ECGP was launched to improve cancer care


The European Confederation of Pharmaceutical Employers (EUCOPE) together with Exact Sciences, Guardant Health, Illumina, MSD and Novartis, have launched the European Coalition for Access to Comprehensive Genomic Profiling (ECGP), to improve cancer care through increased routine clinical access and reimbursement of Comprehensive Genomic Profiling (CGP) in Europe.

CGP is a tumor testing method that uses next-generation sequencing (NGS) to detect a major class of genomic changes and signatures in fully exonic gene regions known to promote cancer growth and identify patient eligibility for clinical trials, targeted therapy, and immunotherapy. Access to comprehensive genomic profiling in Europe is limited, with European cancer patients lacking access to potentially life-changing targeted cancer treatments because current funding and reimbursement frameworks do not allow routine testing for all relevant cancer mutations.

In line with the European Beating Cancer Plan initiative and the recommendations of the EU Mission on Cancer, EUCOPE advocates for public policies that support innovation, while fostering a community built around a common goal: improving and saving lives of European patients through innovative therapies and medical technologies, contributing to the vision of the Cancer Mission to improve the lives of more than three million people by 2030.

European Coalition for Genomic Profiling (ECGP): encouraging collaboration for personalized medicine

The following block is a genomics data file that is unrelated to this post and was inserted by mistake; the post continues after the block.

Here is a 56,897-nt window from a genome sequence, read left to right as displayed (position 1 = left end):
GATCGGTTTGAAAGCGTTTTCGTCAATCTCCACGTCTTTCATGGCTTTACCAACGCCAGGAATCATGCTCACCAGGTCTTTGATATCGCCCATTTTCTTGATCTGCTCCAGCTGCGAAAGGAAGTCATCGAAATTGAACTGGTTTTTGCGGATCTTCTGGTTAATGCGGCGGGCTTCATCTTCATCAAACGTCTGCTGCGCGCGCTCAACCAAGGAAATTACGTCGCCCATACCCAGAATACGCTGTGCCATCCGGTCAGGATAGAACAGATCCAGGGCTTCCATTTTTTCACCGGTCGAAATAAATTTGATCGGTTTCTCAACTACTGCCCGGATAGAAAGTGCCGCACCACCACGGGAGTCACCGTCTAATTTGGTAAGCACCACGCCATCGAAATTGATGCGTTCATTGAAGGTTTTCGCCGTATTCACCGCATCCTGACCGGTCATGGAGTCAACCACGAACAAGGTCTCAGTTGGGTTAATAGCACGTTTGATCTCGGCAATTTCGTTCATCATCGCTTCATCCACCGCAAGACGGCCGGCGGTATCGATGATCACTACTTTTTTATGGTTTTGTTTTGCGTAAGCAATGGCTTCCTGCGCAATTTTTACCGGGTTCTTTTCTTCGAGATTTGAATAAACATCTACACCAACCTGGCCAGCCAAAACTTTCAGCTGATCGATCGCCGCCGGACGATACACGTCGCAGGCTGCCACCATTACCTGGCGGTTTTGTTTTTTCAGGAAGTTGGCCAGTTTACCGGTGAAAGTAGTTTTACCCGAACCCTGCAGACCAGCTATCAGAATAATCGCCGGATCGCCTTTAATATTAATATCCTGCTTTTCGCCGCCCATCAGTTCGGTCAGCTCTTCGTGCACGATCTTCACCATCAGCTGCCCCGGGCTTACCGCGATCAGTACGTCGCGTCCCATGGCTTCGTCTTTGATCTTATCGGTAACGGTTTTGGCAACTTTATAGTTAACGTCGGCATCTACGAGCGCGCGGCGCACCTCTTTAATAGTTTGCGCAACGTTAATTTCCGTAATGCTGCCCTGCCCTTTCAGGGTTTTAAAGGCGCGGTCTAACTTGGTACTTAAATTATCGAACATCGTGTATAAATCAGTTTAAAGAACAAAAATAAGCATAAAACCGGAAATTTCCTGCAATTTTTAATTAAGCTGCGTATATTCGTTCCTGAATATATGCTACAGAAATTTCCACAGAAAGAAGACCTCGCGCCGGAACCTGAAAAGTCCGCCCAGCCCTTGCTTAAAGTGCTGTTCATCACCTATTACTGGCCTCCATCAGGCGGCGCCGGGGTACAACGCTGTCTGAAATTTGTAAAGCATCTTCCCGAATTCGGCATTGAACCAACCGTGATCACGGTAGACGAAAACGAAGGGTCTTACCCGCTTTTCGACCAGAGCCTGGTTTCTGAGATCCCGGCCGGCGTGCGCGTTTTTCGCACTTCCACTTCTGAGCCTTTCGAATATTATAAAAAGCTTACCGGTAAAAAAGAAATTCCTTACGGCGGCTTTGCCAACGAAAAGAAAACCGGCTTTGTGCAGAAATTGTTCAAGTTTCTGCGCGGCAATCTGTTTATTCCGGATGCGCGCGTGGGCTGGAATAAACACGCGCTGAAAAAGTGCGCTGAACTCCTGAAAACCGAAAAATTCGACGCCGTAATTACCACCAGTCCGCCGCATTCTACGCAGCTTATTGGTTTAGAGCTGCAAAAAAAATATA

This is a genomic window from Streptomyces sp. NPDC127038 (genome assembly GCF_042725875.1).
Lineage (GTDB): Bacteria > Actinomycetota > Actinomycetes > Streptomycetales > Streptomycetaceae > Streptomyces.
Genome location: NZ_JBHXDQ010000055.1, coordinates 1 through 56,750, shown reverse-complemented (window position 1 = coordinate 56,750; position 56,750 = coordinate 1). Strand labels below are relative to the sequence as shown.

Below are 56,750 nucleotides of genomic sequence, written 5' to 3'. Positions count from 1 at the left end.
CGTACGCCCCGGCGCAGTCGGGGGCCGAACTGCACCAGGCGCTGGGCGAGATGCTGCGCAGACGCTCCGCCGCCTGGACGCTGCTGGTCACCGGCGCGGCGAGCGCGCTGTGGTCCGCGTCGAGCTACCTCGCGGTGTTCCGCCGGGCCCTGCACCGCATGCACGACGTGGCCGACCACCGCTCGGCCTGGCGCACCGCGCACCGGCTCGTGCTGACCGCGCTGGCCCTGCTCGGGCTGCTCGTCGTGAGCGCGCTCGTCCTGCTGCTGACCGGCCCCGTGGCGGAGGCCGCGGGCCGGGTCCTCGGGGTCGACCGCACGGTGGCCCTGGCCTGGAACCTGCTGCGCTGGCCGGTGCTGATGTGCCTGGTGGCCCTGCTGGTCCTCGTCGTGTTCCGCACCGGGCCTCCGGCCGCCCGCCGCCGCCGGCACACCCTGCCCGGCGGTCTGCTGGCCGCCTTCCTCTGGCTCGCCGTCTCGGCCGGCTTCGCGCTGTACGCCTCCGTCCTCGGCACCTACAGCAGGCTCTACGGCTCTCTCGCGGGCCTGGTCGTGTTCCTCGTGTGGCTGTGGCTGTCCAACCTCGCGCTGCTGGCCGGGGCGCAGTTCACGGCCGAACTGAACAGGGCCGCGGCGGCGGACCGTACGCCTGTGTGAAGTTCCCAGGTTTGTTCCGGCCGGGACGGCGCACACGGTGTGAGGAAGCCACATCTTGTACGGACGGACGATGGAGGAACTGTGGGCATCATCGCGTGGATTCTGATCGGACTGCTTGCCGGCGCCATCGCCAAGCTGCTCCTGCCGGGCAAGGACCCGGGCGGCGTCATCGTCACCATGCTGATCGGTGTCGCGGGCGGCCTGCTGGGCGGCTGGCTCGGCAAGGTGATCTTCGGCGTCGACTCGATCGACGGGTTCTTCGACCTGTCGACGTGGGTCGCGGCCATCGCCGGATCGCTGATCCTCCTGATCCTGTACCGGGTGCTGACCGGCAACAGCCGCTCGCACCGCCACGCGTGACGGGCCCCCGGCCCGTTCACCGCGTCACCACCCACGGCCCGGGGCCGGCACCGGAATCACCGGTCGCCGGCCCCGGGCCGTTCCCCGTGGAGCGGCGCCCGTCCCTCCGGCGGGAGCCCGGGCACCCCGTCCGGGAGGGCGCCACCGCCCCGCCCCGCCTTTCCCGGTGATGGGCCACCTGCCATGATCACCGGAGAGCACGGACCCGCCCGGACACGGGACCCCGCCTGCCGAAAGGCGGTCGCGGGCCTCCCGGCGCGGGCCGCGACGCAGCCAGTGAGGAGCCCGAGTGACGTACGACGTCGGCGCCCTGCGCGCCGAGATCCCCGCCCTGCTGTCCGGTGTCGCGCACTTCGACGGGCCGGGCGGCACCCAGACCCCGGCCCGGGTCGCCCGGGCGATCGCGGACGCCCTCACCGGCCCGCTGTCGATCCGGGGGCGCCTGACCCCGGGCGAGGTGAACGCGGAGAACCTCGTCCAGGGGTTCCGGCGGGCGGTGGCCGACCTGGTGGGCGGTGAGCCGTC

ECGP will engage key stakeholders, including patients, clinicians, pathologists and industry to identify and share best practices, and develop evidence-based policy recommendations about the clinical and economic utility of CGP for payers and other decision makers, based on a multi-stakeholder and multidisciplinary perspective .

“Our commitment is to lead and engage in partnerships throughout the treatment lifecycle to find actionable solutions that benefit patients, the healthcare system, our members, and society as a whole. ECGP will address an important access gap for European cancer patients and enable the shift of our healthcare system to personalized medicine,” said Alexander Natz, general secretary of EUCOPE.

Comprehensive genomic profile limited to Europe

Progress has been made in both genomic testing and the development of targeted therapies and immunotherapies for cancer patients over the last decade based on increased understanding of cancer and the impact of the individual genome makeup of each patient’s tumor.

Genome changes in a large number of genes can promote cancer growth. CGP can accurately detect these genome-relevant changes in a large number of genes compared to standard diagnostic tests which are narrow in scope and therefore have the potential to miss clinically relevant mutations.

ECGP said: “We have the ambition to provide the right treatment to the right patient at the right time – with the widespread adoption of personalized medicine, the potential is enormous to derive significant benefits for patients and the healthcare system along with more targeted use and efficient. resource. At present, these rapid technological advances are not fully adopted in clinical practice as patient access to comprehensive genomic profiling remains limited. While important progress has been made in making genomic tests based on single biomarkers or a limited number of genes available to patients in Europe – access to more comprehensive tests such as CGP is much more limited.”

In the coming months, ECGP said it would invite interested stakeholders to co-create solutions and advance CGP adoption with improved access for patients in EU Member States.

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